More than six-in-ten younger respondents (61 per cent) agree with the statement “I am frustrated with how long it takes me to get to work, but I can’t afford to live any closer:”
The cost of housing is an especially resonant issue with younger respondents.
The Angus Reid Institute’s says its 2015 studies on housing and transit in Metro Vancouver and the Greater Toronto Area included a multi-variate analysis that grouped respondents into four segments along a continuum of housing- and transportation-related pain. The four groups were referred to as the Happy, the Comfortable, the Uncomfortable, and the Miserable, and they have been recreated for this 2018 study.
Today, as in 2015, the distinguishing features of the four groups are as follows:
The Happy (16 per cent of the total population) tend to be much older than the general population (73% are ages 55 and older). Most of them do not commute, and so experience relatively little transportation-related pain. They also overwhelmingly live in detached houses that they own outright – without a mortgage. Most bought into the market 25 years ago or longer.
The Comfortable (31 per cent) are also older, but not as dramatically so (77% are 35 or older, but only 30% are in the 55+ age group). Most are still in the working world, but their commutes tend to be manageable. They too live primarily in detached houses that they purchased a long time ago, but half still have a mortgage to contend with.
The Uncomfortable (27 per cent) are younger and divided roughly evenly between owning their homes (45% do) and living in some other arrangement. Most of those who own their homes have mortgages on them, and many bought into the market within the last 10 years. More than half (52%) are frustrated with their commute times, but say they can’t afford to move closer to their jobs.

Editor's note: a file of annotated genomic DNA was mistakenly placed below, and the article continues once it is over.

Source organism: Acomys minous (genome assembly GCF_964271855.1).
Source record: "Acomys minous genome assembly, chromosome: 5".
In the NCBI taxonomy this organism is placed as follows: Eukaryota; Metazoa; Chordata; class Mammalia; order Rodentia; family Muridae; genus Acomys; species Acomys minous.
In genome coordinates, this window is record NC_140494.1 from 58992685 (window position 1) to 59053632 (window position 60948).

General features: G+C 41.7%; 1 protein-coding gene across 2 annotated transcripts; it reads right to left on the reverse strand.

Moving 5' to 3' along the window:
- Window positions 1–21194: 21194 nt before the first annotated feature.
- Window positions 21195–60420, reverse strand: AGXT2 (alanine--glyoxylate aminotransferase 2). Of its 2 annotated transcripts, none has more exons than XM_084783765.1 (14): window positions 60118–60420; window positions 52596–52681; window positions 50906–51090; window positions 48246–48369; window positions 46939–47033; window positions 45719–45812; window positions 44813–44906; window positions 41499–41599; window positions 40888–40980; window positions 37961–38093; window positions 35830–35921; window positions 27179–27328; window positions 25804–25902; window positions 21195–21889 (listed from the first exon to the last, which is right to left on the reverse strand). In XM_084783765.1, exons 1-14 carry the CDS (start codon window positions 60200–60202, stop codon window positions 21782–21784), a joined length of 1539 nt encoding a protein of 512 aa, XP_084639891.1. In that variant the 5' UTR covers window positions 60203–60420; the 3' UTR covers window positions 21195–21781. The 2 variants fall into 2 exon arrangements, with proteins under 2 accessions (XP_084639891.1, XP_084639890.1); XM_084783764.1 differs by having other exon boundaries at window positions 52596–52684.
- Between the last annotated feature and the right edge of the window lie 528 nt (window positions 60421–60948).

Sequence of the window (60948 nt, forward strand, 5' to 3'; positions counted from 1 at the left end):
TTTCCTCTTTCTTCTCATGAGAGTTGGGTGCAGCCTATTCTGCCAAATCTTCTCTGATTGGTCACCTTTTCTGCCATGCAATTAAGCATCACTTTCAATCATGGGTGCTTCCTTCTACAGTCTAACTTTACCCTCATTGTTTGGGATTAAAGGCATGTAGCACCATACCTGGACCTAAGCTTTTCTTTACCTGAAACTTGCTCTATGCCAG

The Miserable (27 per cent) have a similar demographic make-up to the Uncomfortable, skewing even younger (47% are under age 35, compared to 40% of the Uncomfortable). They also tend to be more ethnically diverse than the other groups (especially the Happy and the Comfortable, which skew heavily Caucasian). Members of this group are more likely to rely on public transit to get around and tend to describe their commutes as painful. Three-quarters (74%) say they can’t afford to move closer to where they work. Most are renters or living in some other non-ownership arrangement, and the few who own property tend to have high mortgage payments that make money tight.
The report says that the sizes of the four groups in the GTA have changed slightly since 2015, with the Happy and Comfortable groups shrinking and the Miserable group growing by 10 percentage points:
The following graph highlights some of the key areas of disagreement between the four segments:
Naturally, the report finds that GTA homeowners view the high cost of housing in the region as a problem–but not when it comes to the value of their own home.
Asked how they would describe the market value of their own residence, the report finds that owners mostly view it as either “reasonable overall,” or “high, but understandable given the area.”
Renters feel similarly about the amount of rent they pay, as seen in the graph that follows.
“As the focus broadens to one’s immediate community or municipality, the perception that housing costs are “unreasonably high” begins to increase,” the report reads.
“Nearly one-in-three owners (32 per cent) say home prices in their communities are unreasonable, and more than four-in-ten renters (46 per cent) say this about typical rents near them.”
Non-owners are even more pessimistic.